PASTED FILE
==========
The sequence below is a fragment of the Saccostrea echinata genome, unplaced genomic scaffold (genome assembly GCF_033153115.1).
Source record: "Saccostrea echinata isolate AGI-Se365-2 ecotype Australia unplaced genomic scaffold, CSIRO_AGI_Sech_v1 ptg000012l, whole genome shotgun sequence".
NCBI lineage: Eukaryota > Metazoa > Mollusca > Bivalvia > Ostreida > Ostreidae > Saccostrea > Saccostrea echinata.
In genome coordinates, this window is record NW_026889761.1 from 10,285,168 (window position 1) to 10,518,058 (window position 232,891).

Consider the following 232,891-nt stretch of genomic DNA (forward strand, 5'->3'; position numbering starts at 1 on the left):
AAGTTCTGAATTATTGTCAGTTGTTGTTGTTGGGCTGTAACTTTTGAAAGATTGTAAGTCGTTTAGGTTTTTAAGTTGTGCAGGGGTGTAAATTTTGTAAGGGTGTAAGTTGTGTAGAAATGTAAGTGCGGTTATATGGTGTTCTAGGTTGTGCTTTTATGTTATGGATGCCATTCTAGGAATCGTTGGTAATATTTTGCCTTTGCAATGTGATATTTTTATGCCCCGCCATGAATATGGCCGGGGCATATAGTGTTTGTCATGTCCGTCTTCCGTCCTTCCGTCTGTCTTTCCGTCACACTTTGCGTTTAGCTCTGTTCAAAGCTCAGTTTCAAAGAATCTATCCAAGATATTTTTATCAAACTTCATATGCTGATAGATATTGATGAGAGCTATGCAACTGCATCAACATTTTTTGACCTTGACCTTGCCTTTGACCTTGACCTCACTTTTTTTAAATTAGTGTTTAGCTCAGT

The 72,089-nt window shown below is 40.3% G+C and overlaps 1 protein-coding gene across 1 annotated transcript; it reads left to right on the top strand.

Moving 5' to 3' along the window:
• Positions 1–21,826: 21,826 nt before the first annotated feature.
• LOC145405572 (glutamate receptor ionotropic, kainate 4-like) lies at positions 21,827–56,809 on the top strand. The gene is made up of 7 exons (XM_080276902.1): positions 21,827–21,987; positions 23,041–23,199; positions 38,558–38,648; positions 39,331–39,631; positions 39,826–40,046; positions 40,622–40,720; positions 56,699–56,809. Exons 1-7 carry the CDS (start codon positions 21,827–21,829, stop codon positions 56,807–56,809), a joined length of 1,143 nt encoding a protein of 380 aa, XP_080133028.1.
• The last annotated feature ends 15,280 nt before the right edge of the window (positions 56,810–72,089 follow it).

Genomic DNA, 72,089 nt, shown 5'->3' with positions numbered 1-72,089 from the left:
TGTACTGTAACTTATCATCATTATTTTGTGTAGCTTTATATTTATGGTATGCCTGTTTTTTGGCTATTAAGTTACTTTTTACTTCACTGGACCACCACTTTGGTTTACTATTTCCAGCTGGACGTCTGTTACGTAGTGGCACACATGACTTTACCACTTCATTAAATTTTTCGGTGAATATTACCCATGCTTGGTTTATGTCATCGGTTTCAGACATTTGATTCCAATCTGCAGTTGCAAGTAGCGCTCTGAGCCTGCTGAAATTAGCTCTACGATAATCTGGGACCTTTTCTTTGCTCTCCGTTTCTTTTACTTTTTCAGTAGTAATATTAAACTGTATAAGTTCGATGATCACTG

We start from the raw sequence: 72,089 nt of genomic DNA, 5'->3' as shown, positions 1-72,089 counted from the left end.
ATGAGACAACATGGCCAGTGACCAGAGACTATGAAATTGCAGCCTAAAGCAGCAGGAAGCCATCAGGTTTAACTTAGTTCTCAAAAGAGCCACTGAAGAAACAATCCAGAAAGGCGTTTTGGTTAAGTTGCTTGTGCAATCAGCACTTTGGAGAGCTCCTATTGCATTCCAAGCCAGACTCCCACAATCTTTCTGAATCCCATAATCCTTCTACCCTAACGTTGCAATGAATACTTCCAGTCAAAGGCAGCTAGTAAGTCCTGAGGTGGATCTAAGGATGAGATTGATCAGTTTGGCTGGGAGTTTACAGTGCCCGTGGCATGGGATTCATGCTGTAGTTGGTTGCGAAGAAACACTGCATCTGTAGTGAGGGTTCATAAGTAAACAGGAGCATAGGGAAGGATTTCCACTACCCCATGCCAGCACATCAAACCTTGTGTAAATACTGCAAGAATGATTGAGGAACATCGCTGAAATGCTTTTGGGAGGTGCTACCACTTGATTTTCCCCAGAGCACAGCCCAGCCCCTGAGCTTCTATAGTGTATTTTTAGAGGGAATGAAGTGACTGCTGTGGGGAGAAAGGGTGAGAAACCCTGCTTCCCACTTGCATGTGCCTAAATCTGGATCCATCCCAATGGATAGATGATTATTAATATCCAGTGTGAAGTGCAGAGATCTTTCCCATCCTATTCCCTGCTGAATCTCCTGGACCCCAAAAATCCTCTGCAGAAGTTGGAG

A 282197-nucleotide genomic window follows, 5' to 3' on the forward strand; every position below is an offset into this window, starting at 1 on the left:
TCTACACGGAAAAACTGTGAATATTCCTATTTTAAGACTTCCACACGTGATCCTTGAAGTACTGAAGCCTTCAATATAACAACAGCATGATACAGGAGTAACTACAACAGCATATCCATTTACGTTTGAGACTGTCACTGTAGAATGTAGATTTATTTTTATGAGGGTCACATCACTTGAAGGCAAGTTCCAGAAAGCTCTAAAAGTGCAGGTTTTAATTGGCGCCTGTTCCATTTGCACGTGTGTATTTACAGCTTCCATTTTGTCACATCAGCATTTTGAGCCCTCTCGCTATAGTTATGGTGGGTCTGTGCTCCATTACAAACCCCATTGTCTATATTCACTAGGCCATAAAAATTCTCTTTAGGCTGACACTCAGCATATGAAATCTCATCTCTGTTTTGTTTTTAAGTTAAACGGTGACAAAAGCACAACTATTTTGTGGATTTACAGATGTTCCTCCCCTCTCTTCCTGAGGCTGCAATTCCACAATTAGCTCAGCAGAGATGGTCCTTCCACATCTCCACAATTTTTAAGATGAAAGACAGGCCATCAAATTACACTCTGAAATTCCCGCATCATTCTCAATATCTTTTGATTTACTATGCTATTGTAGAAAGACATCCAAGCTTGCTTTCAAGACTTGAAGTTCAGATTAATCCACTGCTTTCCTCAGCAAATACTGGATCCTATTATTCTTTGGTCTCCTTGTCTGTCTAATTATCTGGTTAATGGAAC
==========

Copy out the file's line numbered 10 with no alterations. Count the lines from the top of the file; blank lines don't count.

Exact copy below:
• LOC145405572 (glutamate receptor ionotropic, kainate 4-like) lies at positions 21,827–56,809 on the top strand. The gene is made up of 7 exons (XM_080276902.1): positions 21,827–21,987; positions 23,041–23,199; positions 38,558–38,648; positions 39,331–39,631; positions 39,826–40,046; positions 40,622–40,720; positions 56,699–56,809. Exons 1-7 carry the CDS (start codon positions 21,827–21,829, stop codon positions 56,807–56,809), a joined length of 1,143 nt encoding a protein of 380 aa, XP_080133028.1.